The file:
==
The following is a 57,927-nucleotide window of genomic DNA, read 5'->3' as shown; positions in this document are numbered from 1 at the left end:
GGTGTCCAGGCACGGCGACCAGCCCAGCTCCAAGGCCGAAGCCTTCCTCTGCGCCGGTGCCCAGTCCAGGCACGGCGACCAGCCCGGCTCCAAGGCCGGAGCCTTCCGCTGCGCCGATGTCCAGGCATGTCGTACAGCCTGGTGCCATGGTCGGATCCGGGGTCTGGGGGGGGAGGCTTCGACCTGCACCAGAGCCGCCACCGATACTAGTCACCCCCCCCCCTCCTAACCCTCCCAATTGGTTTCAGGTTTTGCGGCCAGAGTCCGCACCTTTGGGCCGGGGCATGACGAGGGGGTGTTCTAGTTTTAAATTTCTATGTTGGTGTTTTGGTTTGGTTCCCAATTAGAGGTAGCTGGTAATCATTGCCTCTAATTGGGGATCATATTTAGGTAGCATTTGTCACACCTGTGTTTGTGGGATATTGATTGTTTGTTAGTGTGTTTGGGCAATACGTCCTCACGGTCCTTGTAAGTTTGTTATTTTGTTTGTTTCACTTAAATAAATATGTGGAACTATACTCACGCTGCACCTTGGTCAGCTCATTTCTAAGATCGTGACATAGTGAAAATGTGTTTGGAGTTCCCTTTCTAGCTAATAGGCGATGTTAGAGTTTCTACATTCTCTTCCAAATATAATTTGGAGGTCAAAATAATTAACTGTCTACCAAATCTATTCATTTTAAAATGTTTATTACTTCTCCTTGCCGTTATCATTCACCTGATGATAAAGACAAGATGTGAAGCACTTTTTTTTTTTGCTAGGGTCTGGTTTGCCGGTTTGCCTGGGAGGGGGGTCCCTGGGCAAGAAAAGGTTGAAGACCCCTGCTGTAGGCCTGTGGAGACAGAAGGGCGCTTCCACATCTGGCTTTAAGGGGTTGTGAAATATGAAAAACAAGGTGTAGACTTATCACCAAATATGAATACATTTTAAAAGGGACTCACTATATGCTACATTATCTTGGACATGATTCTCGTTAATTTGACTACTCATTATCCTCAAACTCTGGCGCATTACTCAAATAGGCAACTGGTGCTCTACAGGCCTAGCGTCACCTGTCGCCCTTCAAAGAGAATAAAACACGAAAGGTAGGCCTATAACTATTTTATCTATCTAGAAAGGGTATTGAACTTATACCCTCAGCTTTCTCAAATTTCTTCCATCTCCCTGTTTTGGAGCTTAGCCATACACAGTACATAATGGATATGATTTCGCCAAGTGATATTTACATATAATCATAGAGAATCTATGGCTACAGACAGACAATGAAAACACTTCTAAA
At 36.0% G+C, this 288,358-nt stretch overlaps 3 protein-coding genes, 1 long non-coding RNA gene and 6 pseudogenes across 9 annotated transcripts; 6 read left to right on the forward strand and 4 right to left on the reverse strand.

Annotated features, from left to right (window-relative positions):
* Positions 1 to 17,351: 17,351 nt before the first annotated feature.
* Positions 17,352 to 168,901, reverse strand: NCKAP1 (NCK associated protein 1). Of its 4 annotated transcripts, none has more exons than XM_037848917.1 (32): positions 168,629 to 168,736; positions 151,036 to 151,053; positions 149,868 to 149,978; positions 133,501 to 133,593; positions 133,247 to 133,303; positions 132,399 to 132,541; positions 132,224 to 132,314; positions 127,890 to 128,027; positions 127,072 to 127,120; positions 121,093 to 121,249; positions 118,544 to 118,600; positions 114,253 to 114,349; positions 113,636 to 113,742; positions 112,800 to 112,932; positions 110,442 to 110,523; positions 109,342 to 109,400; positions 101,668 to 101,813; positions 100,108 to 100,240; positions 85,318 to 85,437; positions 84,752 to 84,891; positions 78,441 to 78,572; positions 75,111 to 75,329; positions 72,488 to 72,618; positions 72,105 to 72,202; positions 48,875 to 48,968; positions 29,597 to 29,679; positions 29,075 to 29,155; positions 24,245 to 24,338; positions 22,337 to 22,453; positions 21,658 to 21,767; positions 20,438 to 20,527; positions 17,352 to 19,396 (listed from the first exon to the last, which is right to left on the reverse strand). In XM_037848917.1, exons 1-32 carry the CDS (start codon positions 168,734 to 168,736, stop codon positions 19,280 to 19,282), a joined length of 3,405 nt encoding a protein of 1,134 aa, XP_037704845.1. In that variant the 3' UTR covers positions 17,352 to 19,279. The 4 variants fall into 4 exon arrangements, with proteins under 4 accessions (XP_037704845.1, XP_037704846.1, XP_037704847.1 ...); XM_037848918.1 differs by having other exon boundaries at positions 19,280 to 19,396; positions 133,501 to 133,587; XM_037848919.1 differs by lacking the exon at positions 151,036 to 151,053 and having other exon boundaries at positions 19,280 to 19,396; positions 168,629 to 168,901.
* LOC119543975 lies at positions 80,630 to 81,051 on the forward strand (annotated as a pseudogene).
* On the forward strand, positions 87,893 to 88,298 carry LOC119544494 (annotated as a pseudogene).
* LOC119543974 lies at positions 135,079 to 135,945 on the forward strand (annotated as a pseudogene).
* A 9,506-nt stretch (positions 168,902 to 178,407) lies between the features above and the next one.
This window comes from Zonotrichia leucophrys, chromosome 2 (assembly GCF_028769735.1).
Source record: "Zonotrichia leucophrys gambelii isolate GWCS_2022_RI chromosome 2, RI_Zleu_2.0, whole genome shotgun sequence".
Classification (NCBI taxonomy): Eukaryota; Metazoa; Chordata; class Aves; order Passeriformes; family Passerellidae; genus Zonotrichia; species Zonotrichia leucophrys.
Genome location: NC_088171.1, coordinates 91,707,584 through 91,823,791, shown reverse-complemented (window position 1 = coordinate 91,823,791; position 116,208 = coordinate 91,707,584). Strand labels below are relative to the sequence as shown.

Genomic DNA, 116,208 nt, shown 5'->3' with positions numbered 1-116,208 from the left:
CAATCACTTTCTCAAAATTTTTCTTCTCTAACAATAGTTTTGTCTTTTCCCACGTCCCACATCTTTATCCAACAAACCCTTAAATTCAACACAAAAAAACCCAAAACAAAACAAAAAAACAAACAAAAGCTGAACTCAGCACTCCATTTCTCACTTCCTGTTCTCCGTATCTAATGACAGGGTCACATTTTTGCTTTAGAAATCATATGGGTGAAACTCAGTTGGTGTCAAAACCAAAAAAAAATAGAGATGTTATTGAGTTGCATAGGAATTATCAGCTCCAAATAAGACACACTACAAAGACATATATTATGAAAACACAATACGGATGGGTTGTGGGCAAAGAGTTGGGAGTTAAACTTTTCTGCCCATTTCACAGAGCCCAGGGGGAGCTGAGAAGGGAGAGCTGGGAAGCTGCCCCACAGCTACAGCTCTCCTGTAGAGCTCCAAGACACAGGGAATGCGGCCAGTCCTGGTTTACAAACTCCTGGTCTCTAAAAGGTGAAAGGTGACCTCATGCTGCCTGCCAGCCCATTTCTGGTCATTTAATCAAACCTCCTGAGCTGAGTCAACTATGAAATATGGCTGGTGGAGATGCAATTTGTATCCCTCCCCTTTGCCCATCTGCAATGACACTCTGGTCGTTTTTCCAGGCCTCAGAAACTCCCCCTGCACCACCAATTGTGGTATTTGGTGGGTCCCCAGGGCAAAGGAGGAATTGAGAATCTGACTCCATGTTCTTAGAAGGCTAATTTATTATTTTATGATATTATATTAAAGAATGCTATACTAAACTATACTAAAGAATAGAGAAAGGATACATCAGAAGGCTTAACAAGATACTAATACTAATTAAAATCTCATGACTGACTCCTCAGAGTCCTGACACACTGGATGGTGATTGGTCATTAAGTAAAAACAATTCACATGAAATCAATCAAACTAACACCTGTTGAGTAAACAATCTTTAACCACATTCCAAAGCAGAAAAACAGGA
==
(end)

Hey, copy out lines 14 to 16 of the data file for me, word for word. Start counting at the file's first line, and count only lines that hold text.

Genome location: NC_088171.1, coordinates 91,707,584 through 91,823,791, shown reverse-complemented (window position 1 = coordinate 91,823,791; position 116,208 = coordinate 91,707,584). Strand labels below are relative to the sequence as shown.

Genomic DNA, 116,208 nt, shown 5'->3' with positions numbered 1-116,208 from the left:
CAATCACTTTCTCAAAATTTTTCTTCTCTAACAATAGTTTTGTCTTTTCCCACGTCCCACATCTTTATCCAACAAACCCTTAAATTCAACACAAAAAAACCCAAAACAAAACAAAAAAACAAACAAAAGCTGAACTCAGCACTCCATTTCTCACTTCCTGTTCTCCGTATCTAATGACAGGGTCACATTTTTGCTTTAGAAATCATATGGGTGAAACTCAGTTGGTGTCAAAACCAAAAAAAAATAGAGATGTTATTGAGTTGCATAGGAATTATCAGCTCCAAATAAGACACACTACAAAGACATATATTATGAAAACACAATACGGATGGGTTGTGGGCAAAGAGTTGGGAGTTAAACTTTTCTGCCCATTTCACAGAGCCCAGGGGGAGCTGAGAAGGGAGAGCTGGGAAGCTGCCCCACAGCTACAGCTCTCCTGTAGAGCTCCAAGACACAGGGAATGCGGCCAGTCCTGGTTTACAAACTCCTGGTCTCTAAAAGGTGAAAGGTGACCTCATGCTGCCTGCCAGCCCATTTCTGGTCATTTAATCAAACCTCCTGAGCTGAGTCAACTATGAAATATGGCTGGTGGAGATGCAATTTGTATCCCTCCCCTTTGCCCATCTGCAATGACACTCTGGTCGTTTTTCCAGGCCTCAGAAACTCCCCCTGCACCACCAATTGTGGTATTTGGTGGGTCCCCAGGGCAAAGGAGGAATTGAGAATCTGACTCCATGTTCTTAGAAGGCTAATTTATTATTTTATGATATTATATTAAAGAATGCTATACTAAACTATACTAAAGAATAGAGAAAGGATACATCAGAAGGCTTAACAAGATACTAATACTAATTAAAATCTCATGACTGACTCCTCAGAGTCCTGACACACTGGATGGTGATTGGTCATTAAGTAAAAACAATTCACATGAAATCAATCAAACTAACACCTGTTGAGTAAACAATCTTTAACCACATTCCAAAGCAGAAAAACAGGA